200% Zoom Figure 3. OIS and EIS Image Quality Comparison OIS Behavior OIS is a mechanical technique used in imaging devices to stabilize the recording image by controlling the optical path to the image sensor. The two main methods of OIS in compact camera modules are implemented by either moving the position of the lens (lens shift) or the module itself (module tilt). Camera movements by the user can cause misalignment of the optical path between the focusing lens and center of the image sensor. In an OIS system using the lens shift method, only the lens within the camera module is controlled and used to realign the optical path to the center of the image sensor. In contrast, the module tilt method controls the movement of the entire module, including the fixed lens and image sensor. Module tilt allows for a greater range of movement compensation by the OIS system, with the largest tradeoff being increased module height. Minimal image distortion is also achieved with module tilt due to the fixed focal length between the lens and image sensor. Overall, in comparison to EIS, OIS systems reduce image blurring without significantly sacrificing image quality, especially for low-light and long-range image capture. However, due to the addition of actuators and the need for power driving sources compared to no additional hardware with EIS, OIS modules tend to be larger and as a result are more expensive to implement.

Optical Image Stabilization (OIS) White Paper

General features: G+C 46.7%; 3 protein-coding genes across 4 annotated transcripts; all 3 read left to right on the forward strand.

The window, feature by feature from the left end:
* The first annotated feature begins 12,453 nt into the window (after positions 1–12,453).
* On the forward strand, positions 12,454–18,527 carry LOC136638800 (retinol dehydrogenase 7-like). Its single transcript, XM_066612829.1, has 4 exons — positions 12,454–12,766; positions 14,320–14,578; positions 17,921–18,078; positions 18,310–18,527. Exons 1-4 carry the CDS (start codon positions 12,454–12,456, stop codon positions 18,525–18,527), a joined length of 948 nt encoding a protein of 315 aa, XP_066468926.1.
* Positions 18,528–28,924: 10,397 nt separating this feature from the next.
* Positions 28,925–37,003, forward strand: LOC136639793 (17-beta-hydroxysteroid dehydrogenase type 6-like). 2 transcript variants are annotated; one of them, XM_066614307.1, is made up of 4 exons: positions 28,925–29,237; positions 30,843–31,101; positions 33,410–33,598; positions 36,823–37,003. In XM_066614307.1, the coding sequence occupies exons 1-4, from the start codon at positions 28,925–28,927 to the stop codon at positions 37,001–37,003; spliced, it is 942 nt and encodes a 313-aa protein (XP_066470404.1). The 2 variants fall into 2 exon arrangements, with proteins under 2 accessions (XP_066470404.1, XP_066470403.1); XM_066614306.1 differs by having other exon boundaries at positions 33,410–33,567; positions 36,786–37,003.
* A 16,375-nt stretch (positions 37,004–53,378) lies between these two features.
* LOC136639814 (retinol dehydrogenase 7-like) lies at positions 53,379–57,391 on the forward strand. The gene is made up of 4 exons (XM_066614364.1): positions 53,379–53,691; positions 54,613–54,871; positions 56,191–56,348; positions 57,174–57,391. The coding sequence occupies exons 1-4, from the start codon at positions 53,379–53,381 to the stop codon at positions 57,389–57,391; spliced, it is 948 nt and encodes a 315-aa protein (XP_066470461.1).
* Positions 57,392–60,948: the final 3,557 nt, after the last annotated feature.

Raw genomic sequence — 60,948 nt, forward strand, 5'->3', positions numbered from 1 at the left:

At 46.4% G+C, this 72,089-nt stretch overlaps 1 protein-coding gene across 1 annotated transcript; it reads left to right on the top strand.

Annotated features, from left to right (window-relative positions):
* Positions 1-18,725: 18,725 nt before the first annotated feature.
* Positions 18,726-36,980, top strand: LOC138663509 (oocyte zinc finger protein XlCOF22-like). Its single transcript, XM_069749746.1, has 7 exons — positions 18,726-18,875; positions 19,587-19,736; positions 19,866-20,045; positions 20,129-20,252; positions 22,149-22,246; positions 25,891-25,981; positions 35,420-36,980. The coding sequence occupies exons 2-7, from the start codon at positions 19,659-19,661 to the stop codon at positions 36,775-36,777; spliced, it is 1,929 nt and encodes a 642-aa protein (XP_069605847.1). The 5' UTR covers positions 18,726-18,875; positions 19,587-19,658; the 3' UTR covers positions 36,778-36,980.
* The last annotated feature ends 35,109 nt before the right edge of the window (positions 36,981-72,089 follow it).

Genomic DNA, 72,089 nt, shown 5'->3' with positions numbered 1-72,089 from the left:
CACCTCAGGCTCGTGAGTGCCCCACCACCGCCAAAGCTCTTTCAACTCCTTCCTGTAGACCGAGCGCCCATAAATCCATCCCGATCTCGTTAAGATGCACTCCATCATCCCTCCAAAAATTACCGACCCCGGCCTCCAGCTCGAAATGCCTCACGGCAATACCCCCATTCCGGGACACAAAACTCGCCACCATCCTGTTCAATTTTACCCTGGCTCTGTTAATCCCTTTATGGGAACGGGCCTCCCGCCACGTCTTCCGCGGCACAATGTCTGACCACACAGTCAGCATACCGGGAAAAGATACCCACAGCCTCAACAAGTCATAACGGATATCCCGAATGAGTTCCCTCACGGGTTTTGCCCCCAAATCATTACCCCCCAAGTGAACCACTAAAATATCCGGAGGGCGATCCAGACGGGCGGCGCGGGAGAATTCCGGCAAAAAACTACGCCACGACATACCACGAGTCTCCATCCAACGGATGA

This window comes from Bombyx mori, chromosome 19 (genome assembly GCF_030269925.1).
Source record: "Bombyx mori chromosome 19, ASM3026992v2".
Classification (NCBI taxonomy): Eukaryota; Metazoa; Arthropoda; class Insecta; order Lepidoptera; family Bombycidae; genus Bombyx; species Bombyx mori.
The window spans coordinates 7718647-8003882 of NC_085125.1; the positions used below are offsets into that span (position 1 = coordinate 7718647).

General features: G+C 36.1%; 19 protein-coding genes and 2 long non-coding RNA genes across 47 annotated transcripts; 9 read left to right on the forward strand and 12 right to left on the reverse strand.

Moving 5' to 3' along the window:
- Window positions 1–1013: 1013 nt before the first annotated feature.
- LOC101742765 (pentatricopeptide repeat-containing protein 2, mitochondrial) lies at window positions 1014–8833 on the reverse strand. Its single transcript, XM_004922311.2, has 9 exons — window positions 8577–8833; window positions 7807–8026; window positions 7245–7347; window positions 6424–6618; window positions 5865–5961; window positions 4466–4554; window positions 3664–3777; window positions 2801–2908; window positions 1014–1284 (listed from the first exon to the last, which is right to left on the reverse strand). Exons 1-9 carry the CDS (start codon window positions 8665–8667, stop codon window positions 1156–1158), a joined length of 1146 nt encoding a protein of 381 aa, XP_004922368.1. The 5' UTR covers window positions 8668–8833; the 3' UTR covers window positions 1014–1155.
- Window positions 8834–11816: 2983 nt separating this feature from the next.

Lens Shift Method
Lens within the module is moved

Module Tilt Method

Entire camera module is moved

Movement Direction

Movement Direction

Lens Magnet Hall Sensor Image Sensor Photoreflector


Image Sensor

Figure 4. Main Methods of OIS Compensation OIS Module Components An OIS system relies on a complete module of sensing, compensation, and control for the user's natural movement. With lens shift, Hall sensors are used to detect realtime X/Y locations of the lens after taking into consideration actuator mechanical variances and the influence of gravity. The controller uses a separate internal servo system that combines the lens positioning data of the Hall sensors with the target lens position calculation from the gyroscope to calculate the exact driving power needed for the actuator to reposition the lens. With module tilt, the process is similar but the modules location is measured and repositioned instead of just the lens. With both methods, the new lens position realigns the optical path to the center of the image sensor.

components to accurately correct for unwanted camera movement. This movement or vibration is characterized in the X/Y-plane, with yaw/ pan and pitch/tilt movements detected by different types of isolated sensors. The lens shift method uses Hall sensors for lens movement detection while the module tilt method uses photoreflectors to detect module movement. Both methods require a gyroscope in order to detect human movement. ROHMs OIS controllers use gyroscope data within a lens target positioning circuit to predict where the lens needs to return in order to compensate

Optical Image Stabilization (OIS) White Paper

Static Alignment

Lens for OIS

Image sensor

Light of subject

Optimal optical path

Phone Movement

Without OIS System

With OIS System


The difference between A & B causes image degradation

Lens movement is compensated by the OIS controller and the optical path is corrected

Figure 5. Lens Shift OIS Principle